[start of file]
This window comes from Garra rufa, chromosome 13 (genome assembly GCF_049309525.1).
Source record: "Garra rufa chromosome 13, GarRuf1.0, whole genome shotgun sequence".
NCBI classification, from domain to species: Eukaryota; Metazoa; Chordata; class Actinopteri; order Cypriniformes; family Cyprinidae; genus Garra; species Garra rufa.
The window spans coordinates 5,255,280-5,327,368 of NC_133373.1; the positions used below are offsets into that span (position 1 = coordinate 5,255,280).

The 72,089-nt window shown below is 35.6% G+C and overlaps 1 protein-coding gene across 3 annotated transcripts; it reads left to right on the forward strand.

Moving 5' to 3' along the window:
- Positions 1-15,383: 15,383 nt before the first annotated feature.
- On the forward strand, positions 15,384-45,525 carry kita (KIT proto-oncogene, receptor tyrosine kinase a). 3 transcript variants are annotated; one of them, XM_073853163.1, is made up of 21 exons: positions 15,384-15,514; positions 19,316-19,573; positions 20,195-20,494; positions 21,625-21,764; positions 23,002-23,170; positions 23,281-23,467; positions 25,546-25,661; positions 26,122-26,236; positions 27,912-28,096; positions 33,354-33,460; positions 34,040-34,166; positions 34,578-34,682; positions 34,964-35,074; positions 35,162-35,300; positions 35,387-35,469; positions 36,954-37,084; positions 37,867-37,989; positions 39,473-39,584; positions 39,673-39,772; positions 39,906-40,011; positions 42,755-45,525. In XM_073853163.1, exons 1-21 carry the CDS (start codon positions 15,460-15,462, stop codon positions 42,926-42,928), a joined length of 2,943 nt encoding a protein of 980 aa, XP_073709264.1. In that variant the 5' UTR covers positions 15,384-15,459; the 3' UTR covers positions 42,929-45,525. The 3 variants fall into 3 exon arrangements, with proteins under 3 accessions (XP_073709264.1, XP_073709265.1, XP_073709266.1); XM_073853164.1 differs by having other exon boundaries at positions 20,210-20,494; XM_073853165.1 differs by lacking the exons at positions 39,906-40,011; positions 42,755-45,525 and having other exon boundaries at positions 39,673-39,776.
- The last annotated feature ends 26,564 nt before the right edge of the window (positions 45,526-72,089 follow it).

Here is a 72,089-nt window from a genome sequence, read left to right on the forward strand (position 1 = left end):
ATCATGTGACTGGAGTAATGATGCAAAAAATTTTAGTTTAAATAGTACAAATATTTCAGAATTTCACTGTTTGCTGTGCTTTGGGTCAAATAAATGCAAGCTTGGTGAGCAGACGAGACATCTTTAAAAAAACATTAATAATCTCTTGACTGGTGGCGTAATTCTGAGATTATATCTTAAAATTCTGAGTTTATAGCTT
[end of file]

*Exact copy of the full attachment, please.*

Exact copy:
This window comes from Garra rufa, chromosome 13 (genome assembly GCF_049309525.1).
Source record: "Garra rufa chromosome 13, GarRuf1.0, whole genome shotgun sequence".
NCBI classification, from domain to species: Eukaryota; Metazoa; Chordata; class Actinopteri; order Cypriniformes; family Cyprinidae; genus Garra; species Garra rufa.
The window spans coordinates 5,255,280-5,327,368 of NC_133373.1; the positions used below are offsets into that span (position 1 = coordinate 5,255,280).

The 72,089-nt window shown below is 35.6% G+C and overlaps 1 protein-coding gene across 3 annotated transcripts; it reads left to right on the forward strand.

Moving 5' to 3' along the window:
- Positions 1-15,383: 15,383 nt before the first annotated feature.
- On the forward strand, positions 15,384-45,525 carry kita (KIT proto-oncogene, receptor tyrosine kinase a). 3 transcript variants are annotated; one of them, XM_073853163.1, is made up of 21 exons: positions 15,384-15,514; positions 19,316-19,573; positions 20,195-20,494; positions 21,625-21,764; positions 23,002-23,170; positions 23,281-23,467; positions 25,546-25,661; positions 26,122-26,236; positions 27,912-28,096; positions 33,354-33,460; positions 34,040-34,166; positions 34,578-34,682; positions 34,964-35,074; positions 35,162-35,300; positions 35,387-35,469; positions 36,954-37,084; positions 37,867-37,989; positions 39,473-39,584; positions 39,673-39,772; positions 39,906-40,011; positions 42,755-45,525. In XM_073853163.1, exons 1-21 carry the CDS (start codon positions 15,460-15,462, stop codon positions 42,926-42,928), a joined length of 2,943 nt encoding a protein of 980 aa, XP_073709264.1. In that variant the 5' UTR covers positions 15,384-15,459; the 3' UTR covers positions 42,929-45,525. The 3 variants fall into 3 exon arrangements, with proteins under 3 accessions (XP_073709264.1, XP_073709265.1, XP_073709266.1); XM_073853164.1 differs by having other exon boundaries at positions 20,210-20,494; XM_073853165.1 differs by lacking the exons at positions 39,906-40,011; positions 42,755-45,525 and having other exon boundaries at positions 39,673-39,776.
- The last annotated feature ends 26,564 nt before the right edge of the window (positions 45,526-72,089 follow it).

Here is a 72,089-nt window from a genome sequence, read left to right on the forward strand (position 1 = left end):
ATCATGTGACTGGAGTAATGATGCAAAAAATTTTAGTTTAAATAGTACAAATATTTCAGAATTTCACTGTTTGCTGTGCTTTGGGTCAAATAAATGCAAGCTTGGTGAGCAGACGAGACATCTTTAAAAAAACATTAATAATCTCTTGACTGGTGGCGTAATTCTGAGATTATATCTTAAAATTCTGAGTTTATAGCTT